When is it time to get a hearing exam? You need a hearing test if you have any of these four signs.
I guess my TV is frequently cranked up to the point where my kids recently complained. Do you know what my response was? I said, “What”? It was humorous. Because it was a joke. But, in some ways, it was anything but funny. I have needed to turn the TV up increasingly louder lately. And that got me thinking that perhaps it’s time for a hearing test.
It really doesn’t make much sense to avoid getting a hearing test. They aren’t invasive, there’s no radiation, you don’t have to worry about discomfort. You’ve probably just been putting it on the back-burner.
You should really be more vigilant about keeping track of your hearing because, if left unchecked, it can impact your overall health.
Hearing assessments are important for a wide variety of reasons. Even slight hearing loss can have an impact on your health and it’s almost impossible to detect early hearing loss without a hearing examination.
So how will you know if you should make an appointment? Here are some signs that it’s time.
You should have your hearing tested if you experience these signs
It’s time to get a professional hearing assessment if you’ve been experiencing symptoms of hearing loss recently. Clearly, it’s a powerful indication of hearing loss if you’re having a difficult time hearing.
But some of the other indications of hearing loss are more subtle:
- It’s hard to hear in noisy venues: Have you ever had a difficult time keeping up with conversations because of background noise in a busy room? That may actually be a sign of hearing loss. Being able to isolate sounds is one sign of a healthy ear; this ability tends to decline as hearing loss worsens.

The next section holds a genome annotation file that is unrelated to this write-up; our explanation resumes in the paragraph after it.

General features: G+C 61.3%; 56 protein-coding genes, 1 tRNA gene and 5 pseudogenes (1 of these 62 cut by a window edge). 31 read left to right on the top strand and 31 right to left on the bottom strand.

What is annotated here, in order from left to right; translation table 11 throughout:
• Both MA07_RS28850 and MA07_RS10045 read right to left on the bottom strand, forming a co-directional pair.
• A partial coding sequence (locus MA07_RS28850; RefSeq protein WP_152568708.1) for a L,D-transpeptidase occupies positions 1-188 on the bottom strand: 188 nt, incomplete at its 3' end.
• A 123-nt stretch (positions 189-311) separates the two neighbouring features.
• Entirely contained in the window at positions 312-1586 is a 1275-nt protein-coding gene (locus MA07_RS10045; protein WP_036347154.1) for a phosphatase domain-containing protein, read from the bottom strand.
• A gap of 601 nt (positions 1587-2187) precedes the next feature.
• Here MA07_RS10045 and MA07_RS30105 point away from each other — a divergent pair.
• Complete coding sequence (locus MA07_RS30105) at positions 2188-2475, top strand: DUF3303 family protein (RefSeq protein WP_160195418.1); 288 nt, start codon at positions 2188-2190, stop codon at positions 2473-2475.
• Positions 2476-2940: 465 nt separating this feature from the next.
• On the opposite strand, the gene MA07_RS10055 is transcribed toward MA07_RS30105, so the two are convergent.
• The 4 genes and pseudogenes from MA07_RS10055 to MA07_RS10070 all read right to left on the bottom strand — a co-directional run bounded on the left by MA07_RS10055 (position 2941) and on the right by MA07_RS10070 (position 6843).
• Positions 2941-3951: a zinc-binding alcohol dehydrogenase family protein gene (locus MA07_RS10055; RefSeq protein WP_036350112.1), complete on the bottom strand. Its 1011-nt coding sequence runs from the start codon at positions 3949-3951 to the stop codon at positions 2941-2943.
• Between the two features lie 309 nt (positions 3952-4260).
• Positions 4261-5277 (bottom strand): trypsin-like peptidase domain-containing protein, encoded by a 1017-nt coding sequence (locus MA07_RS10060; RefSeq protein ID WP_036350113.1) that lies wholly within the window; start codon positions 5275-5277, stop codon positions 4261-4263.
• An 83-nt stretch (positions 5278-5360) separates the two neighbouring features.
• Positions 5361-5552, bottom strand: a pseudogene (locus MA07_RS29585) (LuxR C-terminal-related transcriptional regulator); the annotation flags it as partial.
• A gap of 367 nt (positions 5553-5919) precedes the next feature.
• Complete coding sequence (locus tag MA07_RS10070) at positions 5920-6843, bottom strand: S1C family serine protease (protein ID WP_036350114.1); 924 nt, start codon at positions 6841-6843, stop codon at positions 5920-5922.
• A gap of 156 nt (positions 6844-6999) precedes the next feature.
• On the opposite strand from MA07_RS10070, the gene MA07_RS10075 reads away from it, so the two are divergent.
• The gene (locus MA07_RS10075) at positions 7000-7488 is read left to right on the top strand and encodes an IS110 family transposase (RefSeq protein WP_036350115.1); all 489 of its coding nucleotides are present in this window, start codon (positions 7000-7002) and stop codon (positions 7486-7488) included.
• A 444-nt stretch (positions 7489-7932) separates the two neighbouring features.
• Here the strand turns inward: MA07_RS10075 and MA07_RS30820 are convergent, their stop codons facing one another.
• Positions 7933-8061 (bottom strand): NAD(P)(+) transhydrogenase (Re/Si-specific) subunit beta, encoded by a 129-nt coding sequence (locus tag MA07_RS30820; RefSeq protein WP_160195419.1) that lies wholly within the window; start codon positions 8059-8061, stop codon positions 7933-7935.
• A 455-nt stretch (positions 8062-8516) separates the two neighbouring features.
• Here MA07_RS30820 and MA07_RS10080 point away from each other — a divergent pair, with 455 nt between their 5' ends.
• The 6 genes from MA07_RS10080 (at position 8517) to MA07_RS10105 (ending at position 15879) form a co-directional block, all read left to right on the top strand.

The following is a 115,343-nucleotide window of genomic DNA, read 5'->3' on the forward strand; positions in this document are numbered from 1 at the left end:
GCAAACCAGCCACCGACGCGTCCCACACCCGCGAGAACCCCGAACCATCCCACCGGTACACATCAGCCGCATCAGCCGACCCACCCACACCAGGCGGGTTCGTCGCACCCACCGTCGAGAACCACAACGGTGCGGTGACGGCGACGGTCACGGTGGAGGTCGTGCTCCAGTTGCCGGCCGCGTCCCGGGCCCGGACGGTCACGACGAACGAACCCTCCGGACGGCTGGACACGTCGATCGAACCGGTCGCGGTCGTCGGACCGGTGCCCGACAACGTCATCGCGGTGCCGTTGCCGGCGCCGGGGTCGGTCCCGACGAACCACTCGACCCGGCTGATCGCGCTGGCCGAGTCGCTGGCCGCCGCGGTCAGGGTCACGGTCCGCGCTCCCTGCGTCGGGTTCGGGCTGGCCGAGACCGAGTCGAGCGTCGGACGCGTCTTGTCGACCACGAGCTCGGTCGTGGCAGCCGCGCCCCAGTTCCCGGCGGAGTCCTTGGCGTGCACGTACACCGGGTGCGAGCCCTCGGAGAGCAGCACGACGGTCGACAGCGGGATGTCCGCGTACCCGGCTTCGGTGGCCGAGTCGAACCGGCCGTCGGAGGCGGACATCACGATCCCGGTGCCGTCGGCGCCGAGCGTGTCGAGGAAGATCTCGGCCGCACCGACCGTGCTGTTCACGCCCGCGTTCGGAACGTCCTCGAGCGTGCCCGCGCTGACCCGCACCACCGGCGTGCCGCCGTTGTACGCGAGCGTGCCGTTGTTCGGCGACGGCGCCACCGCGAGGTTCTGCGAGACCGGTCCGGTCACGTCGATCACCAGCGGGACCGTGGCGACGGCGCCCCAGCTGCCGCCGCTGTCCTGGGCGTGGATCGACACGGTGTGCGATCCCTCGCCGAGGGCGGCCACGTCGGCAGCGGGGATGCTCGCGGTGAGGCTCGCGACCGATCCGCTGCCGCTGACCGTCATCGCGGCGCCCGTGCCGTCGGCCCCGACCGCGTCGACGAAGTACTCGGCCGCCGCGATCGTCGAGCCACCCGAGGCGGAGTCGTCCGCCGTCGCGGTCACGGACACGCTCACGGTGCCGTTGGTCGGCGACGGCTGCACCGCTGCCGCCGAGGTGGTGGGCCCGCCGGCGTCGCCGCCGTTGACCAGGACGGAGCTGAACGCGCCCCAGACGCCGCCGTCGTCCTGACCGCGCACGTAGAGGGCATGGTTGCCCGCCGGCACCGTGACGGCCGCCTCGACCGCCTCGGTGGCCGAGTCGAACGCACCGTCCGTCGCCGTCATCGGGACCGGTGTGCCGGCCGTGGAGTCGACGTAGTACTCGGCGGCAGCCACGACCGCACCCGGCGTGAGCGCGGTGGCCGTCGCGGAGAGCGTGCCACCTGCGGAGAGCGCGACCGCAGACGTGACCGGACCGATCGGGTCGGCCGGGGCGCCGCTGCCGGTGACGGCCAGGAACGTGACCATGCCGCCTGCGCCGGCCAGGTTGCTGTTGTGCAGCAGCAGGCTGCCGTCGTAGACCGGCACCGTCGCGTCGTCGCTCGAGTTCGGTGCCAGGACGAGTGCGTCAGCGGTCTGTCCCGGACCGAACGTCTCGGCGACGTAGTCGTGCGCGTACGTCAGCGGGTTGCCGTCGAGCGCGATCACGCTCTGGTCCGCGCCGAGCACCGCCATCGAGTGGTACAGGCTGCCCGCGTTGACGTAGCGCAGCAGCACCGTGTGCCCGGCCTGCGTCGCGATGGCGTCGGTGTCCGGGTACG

- It seems like people are mumbling when they speak: Sometimes, it’s not loss of volume you need to worry about, it’s a loss of distinction. One of the first symptoms of hearing loss is trouble making out conversations. If you detect this happening more and more, you may want to make an appointment for a hearing exam.
- You don’t always hear alerts for text messages: Mobile devices are made to be loud enough for you to hear. So if you keep noticing text messages or calls that you failed to hear, it’s probably because you couldn’t hear them. And if you’re unable to hear your mobile device, what else are you missing?
- Ringing that won’t go away: A common sign of damaged hearing is a ringing in the ears, also known as tinnitus. If you’re experiencing some ringing that won’t go away, it may or may not be a symptom of hearing loss. But if the ringing won’t go away, you should absolutely come see us for a hearing evaluation.
Here are a few other circumstances that show you should make an appointment for a hearing screening:
- Your ear hasn’t cleared after an infection
- Your ears are not removing earwax completely
- You frequently use certain medications that are recognized to have an effect on your hearing.
- It’s difficult to pinpoint the source of sounds
- You’re experiencing episodes of vertigo
This list, clearly, isn’t thorough. For instance, if your TV’s volume is at max and you still can’t hear it. But any one of these symptoms is worth looking into.
But how should you cope with it when you’re not sure if you have any symptoms of hearing loss. So how often should you get your hearing tested? There’s a guideline for everything else, right, so there’s got to be a guideline for this. Well, yes, there are suggestions.
- Sometime after you turn 21, you should get a hearing test. That way, you’ll have a baseline of your mature hearing.
- If your hearing is normal, undergo hearing examinations or tests every three years or so. But make sure you mark these appointments in your calendar or medical records because it’s easy to forget over these long periods of time.
- You’ll want to get tested right away if you notice any signs of hearing loss and after that once every year.
Regular examinations can help you detect hearing loss before any red flags surface. You will have a better chance of maintaining your hearing over time the sooner you get checked. Which means, you should probably turn your TV down and schedule a hearing examination.